Permanent link to this article: http://methoblog.com/3_0/2014/12/last-minute-christmas-trees/

Dec 18 2014

Wesleyan Leadership: Holiness of Heart and Life: Love Your Neighbor as Yourself – Part 2 of 6

Genuine communication requires self-knowledge             Genuine communication begins when participants know themselves. Self-knowledge enables people to know their abilities, weaknesses, and limitations. When self-knowledge is lacking self-deception is likely to take over. Any subsequent efforts at communication will then be … Continue reading

Permanent link to this article: http://methoblog.com/3_0/2014/12/holiness-of-heart-and-life-love-your-neighbor-as-yourself-part-2-of-6/

Dec 18 2014

Pastor Darian's Musings: The Advent Gospel of Two Christians: "Almost There"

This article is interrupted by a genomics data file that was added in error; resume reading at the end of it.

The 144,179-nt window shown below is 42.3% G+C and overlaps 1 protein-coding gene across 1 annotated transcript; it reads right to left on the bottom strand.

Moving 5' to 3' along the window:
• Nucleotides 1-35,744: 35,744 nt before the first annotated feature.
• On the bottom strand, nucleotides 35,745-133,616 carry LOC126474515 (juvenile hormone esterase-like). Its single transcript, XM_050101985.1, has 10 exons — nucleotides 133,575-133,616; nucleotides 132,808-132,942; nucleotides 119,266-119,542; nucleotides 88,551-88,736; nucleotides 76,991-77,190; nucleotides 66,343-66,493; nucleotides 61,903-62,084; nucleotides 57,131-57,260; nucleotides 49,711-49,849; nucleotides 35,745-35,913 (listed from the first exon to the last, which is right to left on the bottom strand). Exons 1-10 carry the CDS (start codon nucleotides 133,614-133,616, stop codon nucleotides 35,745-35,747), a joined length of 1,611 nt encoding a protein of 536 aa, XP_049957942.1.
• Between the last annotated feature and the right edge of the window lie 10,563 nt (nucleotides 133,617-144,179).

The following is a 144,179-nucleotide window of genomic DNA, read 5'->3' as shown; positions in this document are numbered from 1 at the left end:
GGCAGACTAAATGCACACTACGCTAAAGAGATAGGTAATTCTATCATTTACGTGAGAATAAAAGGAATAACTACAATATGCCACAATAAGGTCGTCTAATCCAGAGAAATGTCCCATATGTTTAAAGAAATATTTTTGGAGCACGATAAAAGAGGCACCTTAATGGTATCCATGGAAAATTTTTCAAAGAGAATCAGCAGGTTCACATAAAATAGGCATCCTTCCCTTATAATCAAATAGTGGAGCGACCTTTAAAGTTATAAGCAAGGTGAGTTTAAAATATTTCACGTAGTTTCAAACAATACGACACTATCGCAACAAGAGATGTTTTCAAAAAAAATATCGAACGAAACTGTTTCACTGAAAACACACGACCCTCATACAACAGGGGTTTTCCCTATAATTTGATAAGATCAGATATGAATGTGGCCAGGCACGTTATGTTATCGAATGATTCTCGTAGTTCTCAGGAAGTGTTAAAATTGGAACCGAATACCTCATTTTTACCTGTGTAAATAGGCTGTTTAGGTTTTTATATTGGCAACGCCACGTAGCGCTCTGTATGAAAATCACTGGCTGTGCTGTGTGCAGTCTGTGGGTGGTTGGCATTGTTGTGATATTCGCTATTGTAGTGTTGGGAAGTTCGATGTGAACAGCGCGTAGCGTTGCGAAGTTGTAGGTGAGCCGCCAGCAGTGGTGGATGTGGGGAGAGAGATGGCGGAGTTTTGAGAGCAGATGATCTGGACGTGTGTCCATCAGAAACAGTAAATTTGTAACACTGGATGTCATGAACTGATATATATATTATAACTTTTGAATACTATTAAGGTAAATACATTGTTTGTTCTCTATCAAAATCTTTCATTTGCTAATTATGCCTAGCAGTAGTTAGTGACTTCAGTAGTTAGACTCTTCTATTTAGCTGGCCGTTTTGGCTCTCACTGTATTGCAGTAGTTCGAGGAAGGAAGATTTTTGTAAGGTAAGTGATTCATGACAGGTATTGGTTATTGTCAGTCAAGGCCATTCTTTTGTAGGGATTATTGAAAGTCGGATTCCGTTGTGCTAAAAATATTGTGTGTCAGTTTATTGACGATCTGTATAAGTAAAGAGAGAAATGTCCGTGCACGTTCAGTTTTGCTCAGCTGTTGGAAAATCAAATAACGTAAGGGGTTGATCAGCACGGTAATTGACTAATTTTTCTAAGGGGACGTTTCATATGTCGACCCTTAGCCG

When my sister and I were growing up, we listened to a lot of contemporary Christian music.

One Christmas, we received monogrammed cassette tape holders for our collections. Yes, those really did exist. They were foot-long, rectangular bins with tape-sized dividers. Covered in cloth with a handle on the end, a zipper around the top kept everything in place. Hers said VALERIE, and mine said DARIAN. There is no better security system for a Christian cassette collection than to emblazon the children’s names on them. We carried them very proudly, along with our walk-mans, on road trips.

One tape that I put in my holder every December was Amy Grant’s Home for Christmas, which included the songs, “Breath of Heaven” and “Grown Up Christmas List.” Nearby it was Michael English’s self-titled album. On “side one” of that tape was the original recording of “Mary, Did You Know?”

Twenty-plus years later, DARIAN’s cassette tape holder no longer exists. I carried it until the fabric unraveled, and the first “A” came off, leaving me with the name of “D-RIAN.” Thankfully, the songs still exist and thrive on radio stations and in choir cantatas. Some people would even describe “Breath of Heaven” and “Mary, Did You Know?” as “new” Christmas songs. I have trouble thinking of anything from the cassette holder as “new.”